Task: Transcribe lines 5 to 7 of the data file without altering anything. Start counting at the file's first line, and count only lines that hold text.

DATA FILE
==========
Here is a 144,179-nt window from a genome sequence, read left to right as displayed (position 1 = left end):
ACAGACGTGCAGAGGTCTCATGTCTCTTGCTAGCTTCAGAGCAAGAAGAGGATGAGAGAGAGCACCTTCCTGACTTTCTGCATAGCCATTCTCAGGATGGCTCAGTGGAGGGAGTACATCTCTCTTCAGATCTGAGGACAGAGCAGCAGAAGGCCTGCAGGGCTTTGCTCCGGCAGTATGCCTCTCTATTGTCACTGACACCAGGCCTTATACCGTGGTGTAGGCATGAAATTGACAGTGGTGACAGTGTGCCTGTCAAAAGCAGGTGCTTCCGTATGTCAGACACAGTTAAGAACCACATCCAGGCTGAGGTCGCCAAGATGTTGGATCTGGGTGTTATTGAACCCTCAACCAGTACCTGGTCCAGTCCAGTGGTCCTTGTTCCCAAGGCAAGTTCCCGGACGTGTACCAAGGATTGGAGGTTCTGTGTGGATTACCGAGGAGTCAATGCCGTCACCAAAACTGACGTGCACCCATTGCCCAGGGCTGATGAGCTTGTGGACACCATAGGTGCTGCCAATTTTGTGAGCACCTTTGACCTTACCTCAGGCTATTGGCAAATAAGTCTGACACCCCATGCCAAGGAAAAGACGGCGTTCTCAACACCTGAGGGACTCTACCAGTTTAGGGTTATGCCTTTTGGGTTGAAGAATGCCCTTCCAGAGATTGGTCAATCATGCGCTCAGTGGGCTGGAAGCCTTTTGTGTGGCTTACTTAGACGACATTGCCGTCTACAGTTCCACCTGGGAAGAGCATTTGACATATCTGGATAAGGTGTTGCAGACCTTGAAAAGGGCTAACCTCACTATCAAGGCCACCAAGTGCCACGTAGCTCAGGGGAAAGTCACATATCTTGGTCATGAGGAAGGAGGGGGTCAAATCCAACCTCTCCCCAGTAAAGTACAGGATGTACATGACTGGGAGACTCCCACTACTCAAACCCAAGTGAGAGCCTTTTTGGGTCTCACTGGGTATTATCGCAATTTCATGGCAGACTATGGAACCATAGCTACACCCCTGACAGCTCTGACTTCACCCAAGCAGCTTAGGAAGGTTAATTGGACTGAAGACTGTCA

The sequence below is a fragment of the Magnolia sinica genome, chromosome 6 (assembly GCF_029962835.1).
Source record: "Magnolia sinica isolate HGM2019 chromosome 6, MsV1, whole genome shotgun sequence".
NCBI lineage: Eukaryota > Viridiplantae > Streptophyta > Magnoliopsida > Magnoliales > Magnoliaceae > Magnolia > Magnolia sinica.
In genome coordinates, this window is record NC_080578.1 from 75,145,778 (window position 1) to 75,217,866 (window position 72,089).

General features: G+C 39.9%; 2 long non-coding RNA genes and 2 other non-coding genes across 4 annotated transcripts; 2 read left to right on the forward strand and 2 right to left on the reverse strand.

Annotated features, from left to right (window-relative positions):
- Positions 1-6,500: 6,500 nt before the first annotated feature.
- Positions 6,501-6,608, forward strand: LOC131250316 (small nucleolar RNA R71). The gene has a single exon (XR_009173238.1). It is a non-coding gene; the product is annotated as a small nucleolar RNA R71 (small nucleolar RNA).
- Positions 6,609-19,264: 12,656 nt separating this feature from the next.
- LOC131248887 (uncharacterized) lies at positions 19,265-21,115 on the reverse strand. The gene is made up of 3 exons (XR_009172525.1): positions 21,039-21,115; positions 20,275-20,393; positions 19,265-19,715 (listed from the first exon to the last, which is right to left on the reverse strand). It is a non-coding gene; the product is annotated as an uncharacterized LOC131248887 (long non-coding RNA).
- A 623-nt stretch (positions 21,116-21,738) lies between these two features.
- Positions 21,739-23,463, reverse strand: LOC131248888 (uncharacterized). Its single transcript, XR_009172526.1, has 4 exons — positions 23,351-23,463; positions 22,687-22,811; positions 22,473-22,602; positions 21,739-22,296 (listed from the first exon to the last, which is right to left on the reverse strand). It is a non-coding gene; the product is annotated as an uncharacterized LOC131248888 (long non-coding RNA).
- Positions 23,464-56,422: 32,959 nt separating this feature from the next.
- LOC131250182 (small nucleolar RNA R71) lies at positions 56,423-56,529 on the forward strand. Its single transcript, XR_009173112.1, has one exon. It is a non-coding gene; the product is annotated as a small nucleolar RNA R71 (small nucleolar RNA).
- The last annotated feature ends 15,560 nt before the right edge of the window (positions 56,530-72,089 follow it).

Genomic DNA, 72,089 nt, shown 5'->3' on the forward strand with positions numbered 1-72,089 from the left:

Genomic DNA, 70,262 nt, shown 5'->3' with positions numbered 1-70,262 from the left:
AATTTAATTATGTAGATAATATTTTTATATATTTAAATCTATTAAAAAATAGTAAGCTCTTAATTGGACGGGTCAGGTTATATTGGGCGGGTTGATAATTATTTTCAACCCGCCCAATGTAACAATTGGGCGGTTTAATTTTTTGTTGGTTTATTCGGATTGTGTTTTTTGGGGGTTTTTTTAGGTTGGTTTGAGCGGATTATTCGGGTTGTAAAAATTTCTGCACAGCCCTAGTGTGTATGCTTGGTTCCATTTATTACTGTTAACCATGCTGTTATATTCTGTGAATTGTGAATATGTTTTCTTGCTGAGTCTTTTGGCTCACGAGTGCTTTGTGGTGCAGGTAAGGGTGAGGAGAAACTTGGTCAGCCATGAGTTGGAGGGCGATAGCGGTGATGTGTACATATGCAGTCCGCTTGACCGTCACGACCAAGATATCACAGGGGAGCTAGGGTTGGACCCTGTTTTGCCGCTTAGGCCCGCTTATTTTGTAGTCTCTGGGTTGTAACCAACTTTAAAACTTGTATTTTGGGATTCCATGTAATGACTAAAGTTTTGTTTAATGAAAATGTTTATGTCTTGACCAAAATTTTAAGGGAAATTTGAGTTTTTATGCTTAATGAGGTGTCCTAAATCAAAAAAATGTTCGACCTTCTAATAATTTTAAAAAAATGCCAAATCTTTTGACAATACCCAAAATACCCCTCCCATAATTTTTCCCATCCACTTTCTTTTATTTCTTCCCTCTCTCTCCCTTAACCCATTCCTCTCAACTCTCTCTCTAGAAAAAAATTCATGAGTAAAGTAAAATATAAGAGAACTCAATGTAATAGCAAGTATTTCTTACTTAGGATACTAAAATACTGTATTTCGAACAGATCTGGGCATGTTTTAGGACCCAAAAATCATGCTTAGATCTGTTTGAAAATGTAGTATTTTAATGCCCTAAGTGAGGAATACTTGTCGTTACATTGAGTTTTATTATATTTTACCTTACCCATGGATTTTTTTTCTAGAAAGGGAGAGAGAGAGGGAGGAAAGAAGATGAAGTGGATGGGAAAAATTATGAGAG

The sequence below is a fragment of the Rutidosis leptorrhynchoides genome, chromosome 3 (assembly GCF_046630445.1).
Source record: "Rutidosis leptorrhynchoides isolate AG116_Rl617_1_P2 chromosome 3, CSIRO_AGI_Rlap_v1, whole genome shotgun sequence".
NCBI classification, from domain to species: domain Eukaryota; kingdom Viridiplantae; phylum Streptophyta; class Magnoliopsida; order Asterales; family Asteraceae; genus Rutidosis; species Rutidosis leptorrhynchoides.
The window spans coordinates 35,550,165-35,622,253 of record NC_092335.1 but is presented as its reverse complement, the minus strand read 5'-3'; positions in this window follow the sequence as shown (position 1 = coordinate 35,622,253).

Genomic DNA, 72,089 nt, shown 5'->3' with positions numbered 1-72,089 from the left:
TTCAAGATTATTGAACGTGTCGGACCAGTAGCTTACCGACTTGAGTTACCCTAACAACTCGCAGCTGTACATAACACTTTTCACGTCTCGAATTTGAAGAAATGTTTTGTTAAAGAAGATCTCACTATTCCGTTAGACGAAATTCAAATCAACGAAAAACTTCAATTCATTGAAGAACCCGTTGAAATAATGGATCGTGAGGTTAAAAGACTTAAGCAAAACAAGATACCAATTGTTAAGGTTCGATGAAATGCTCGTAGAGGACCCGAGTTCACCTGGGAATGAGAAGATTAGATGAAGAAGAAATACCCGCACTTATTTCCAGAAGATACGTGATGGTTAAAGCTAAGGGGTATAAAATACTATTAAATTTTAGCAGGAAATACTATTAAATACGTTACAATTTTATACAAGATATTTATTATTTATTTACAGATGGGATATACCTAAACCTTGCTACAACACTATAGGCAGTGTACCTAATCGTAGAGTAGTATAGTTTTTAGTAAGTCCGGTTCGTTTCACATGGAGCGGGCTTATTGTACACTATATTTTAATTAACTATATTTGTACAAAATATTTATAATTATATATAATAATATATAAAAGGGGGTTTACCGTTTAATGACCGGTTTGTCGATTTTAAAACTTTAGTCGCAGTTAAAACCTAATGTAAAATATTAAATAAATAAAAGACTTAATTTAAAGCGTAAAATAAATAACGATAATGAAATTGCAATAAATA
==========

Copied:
NCBI lineage: Eukaryota > Viridiplantae > Streptophyta > Magnoliopsida > Magnoliales > Magnoliaceae > Magnolia > Magnolia sinica.
In genome coordinates, this window is record NC_080578.1 from 75,145,778 (window position 1) to 75,217,866 (window position 72,089).

General features: G+C 39.9%; 2 long non-coding RNA genes and 2 other non-coding genes across 4 annotated transcripts; 2 read left to right on the forward strand and 2 right to left on the reverse strand.